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Q&A: Kyle Crick, San Francisco Giants Pitching Prospect

Posted By David Laurila On December 5, 2013 @ 9:00 am In Minor Leagues | 8 Comments

Kyle Crick isn’t a nibbler. The 6-foot-4 right-hander’s approach is to attack hitters, and while his command isn’t where it should be, he’s going about things the right way. In 14 starts this year for high-A San Jose — an oblique injury kept him on the shelf for part of the season — he logged a 1.57 ERA and struck out 12.5 batters per nine innings.

Crick is a power pitcher. The 49th overall pick in the 2011 draft is also the top prospect in the San Francisco Giants organization. More refinement is needed, but it’s only a matter of time before he’s pitching at AT&T Park.

Crick — who celebrated his 21st birthday last week — finished the 2013 campaign in the Arizona Fall League with the Scottsdale Scorpions. He talked about his attack-dog mentality at the tail end of the AFL season.

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Crick on attacking the strike zone:
“My approach is to get ahead as fast as I can, and once I am ahead, stay ahead. I try to get them to swing at my pitches. I don’t want to give the hitters too much credit and just pick at corners. For me, it’s throw it over the plate, pound the zone, get ahead. From there, things take care of themselves.

“You have to trust your stuff. I think that for every pitcher to compete and succeed at a high level, he has to attack the zone. If you fall behind, you’re probably going to get hit around.”

On his fastball and working up in the zone:
“Usually, when you’re ahead of batters and they see a fastball out of your hand, up, it’s pretty tough for them to lay off. We were using the high fastball the other night [on a game televised by the MLB network] and it was working.

“I mostly throw four-seams. I’ll throw a two every now and then, in certain situations. It has a little sink to it, but I have a better feel for my four-seam right now, so I’m primarily going with that. I’m not really sure about the movement on my four-seam. It might move a little bit, but for me it’s more a matter of velocity and location.”

On velocity: “Is it important? I’d say yes and no. Spotting up is probably the biggest part of anybody’s game. Anybody can hit a 95-mph fastball if your location is bad.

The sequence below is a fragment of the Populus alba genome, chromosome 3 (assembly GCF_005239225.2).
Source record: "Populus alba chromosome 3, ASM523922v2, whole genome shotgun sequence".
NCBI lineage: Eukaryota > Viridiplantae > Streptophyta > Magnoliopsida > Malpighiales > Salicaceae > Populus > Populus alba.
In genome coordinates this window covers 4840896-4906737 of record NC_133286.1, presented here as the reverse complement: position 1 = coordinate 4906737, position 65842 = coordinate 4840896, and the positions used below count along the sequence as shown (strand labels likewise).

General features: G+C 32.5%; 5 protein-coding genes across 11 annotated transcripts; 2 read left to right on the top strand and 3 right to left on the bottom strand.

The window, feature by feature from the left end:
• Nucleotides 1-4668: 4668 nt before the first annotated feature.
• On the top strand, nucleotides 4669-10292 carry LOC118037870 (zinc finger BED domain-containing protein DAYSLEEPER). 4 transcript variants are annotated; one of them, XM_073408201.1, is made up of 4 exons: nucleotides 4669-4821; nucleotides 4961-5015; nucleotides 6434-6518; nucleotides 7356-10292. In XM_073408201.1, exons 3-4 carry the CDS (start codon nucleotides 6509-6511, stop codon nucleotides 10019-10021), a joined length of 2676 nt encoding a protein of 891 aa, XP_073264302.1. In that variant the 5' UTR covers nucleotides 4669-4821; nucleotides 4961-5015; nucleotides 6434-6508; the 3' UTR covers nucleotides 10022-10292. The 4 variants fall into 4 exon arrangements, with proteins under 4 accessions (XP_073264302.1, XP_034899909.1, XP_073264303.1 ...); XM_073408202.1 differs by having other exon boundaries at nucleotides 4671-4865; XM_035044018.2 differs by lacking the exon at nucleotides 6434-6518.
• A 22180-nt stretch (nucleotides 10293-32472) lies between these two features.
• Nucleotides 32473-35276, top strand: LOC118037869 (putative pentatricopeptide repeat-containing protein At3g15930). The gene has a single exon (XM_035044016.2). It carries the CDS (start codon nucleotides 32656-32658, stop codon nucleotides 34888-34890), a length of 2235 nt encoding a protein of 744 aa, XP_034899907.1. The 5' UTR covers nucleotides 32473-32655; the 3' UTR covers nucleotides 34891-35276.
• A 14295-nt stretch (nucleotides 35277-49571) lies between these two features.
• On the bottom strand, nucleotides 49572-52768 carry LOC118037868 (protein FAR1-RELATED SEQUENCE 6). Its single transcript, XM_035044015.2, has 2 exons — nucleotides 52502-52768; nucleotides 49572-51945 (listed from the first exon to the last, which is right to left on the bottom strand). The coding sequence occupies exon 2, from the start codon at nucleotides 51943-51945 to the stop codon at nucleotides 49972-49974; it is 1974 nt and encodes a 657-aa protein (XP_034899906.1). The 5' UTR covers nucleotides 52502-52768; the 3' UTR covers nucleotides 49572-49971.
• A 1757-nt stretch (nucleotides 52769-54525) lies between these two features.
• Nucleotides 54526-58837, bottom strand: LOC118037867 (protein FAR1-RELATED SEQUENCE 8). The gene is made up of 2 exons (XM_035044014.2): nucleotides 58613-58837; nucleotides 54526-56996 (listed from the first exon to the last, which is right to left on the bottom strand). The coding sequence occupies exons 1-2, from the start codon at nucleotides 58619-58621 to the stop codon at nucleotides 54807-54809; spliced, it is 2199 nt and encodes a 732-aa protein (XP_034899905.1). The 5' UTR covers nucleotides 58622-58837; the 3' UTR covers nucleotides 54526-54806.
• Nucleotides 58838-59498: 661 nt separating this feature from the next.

“I’m usually [trying to throw hard] but every now and then I’ll lighten up. There’s definitely a BP coaster fastball I’ll use, maybe early in the count to try to get a ground ball out. But I pretty much stay at my normal speed.”

On his secondary pitches and feel: “I throw a curveball, a slider, and a changeup. I use pretty much everything in every game. It’s primarily fastballs and sliders, but I use all four pitches.

“I think I’ve changed pretty much everything since I signed. Grip-wise, and what I’m doing out front with my pitches… it’s all about feel now. It’s about getting a repetitious feel for a pitch, having it in the same spot every time.”

On his changeup: “I’d say my changeup has been the biggest adjustment this year. It’s been working for me. I finally got a grip for it, and I threw it a lot. I played catch every day with that grip and that helped me get a feel for it to where I can throw it for a strike, or for a ball when I need to.

“It’s a two-seam circle. The grip is something I kind of had to find for myself. Everybody I knew seemed to throw a four-seam changeup, but I didn’t have that great of a grip with it, so I went to the two-seam. I can throw that a little easier, and it has better movement, so I ran with it.”

On his slider and curveball: “I’d say my slider is more advanced right now. I can throw it for a strike when I need to. But my curveball is pretty close behind; I just have to get the right spin every time. Right now they have me throwing both pitches, so I imagine I’ll keep them.”

On his conversations with pitching coaches and coordinators: “It depends on how my season is going — how I’m doing — or if I need some mechanical help. Things like that. But mostly it’s just kind of normal talk.

“Organizationally, that’s kind of how they handle things. If something gets out of whack, they’ll say something, but they’re not going to just drill something in someone’s head. They’re not going to mess with you too much. They let you pitch.”

On tempo: “I like to get the ball and throw it. That helps keep my defense in the game, to where they can be sharp and play some good D for me. I figure no one likes to stand out there while the pitcher is lackadaisically taking 20 seconds between every pitch. I like to keep them involved as much as possible. Get the ball, throw strikes.”


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